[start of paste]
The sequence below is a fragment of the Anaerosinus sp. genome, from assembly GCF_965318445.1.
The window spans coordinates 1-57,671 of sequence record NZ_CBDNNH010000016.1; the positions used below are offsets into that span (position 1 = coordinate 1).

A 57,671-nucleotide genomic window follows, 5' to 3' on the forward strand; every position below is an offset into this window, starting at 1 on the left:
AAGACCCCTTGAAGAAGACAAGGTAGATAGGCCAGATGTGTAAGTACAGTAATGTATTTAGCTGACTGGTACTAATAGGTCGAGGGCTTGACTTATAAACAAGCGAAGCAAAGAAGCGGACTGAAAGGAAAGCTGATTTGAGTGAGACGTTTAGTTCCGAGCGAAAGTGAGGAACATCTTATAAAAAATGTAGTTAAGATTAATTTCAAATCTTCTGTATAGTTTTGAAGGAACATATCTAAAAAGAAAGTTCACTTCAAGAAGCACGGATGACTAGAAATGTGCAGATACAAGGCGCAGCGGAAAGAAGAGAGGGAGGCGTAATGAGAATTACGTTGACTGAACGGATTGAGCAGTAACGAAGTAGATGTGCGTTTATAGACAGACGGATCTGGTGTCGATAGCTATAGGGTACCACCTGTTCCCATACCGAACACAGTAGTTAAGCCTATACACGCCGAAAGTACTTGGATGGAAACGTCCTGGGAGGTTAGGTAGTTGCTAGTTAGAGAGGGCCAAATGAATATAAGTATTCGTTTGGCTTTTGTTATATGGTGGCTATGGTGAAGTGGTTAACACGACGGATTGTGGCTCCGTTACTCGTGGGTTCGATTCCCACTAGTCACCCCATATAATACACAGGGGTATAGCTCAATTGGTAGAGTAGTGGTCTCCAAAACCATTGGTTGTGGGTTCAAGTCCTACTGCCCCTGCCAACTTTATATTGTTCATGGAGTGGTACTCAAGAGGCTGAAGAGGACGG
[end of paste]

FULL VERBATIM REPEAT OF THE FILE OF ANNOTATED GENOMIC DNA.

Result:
The sequence below is a fragment of the Anaerosinus sp. genome, from assembly GCF_965318445.1.
The window spans coordinates 1-57,671 of sequence record NZ_CBDNNH010000016.1; the positions used below are offsets into that span (position 1 = coordinate 1).

A 57,671-nucleotide genomic window follows, 5' to 3' on the forward strand; every position below is an offset into this window, starting at 1 on the left:
AAGACCCCTTGAAGAAGACAAGGTAGATAGGCCAGATGTGTAAGTACAGTAATGTATTTAGCTGACTGGTACTAATAGGTCGAGGGCTTGACTTATAAACAAGCGAAGCAAAGAAGCGGACTGAAAGGAAAGCTGATTTGAGTGAGACGTTTAGTTCCGAGCGAAAGTGAGGAACATCTTATAAAAAATGTAGTTAAGATTAATTTCAAATCTTCTGTATAGTTTTGAAGGAACATATCTAAAAAGAAAGTTCACTTCAAGAAGCACGGATGACTAGAAATGTGCAGATACAAGGCGCAGCGGAAAGAAGAGAGGGAGGCGTAATGAGAATTACGTTGACTGAACGGATTGAGCAGTAACGAAGTAGATGTGCGTTTATAGACAGACGGATCTGGTGTCGATAGCTATAGGGTACCACCTGTTCCCATACCGAACACAGTAGTTAAGCCTATACACGCCGAAAGTACTTGGATGGAAACGTCCTGGGAGGTTAGGTAGTTGCTAGTTAGAGAGGGCCAAATGAATATAAGTATTCGTTTGGCTTTTGTTATATGGTGGCTATGGTGAAGTGGTTAACACGACGGATTGTGGCTCCGTTACTCGTGGGTTCGATTCCCACTAGTCACCCCATATAATACACAGGGGTATAGCTCAATTGGTAGAGTAGTGGTCTCCAAAACCATTGGTTGTGGGTTCAAGTCCTACTGCCCCTGCCAACTTTATATTGTTCATGGAGTGGTACTCAAGAGGCTGAAGAGGACGG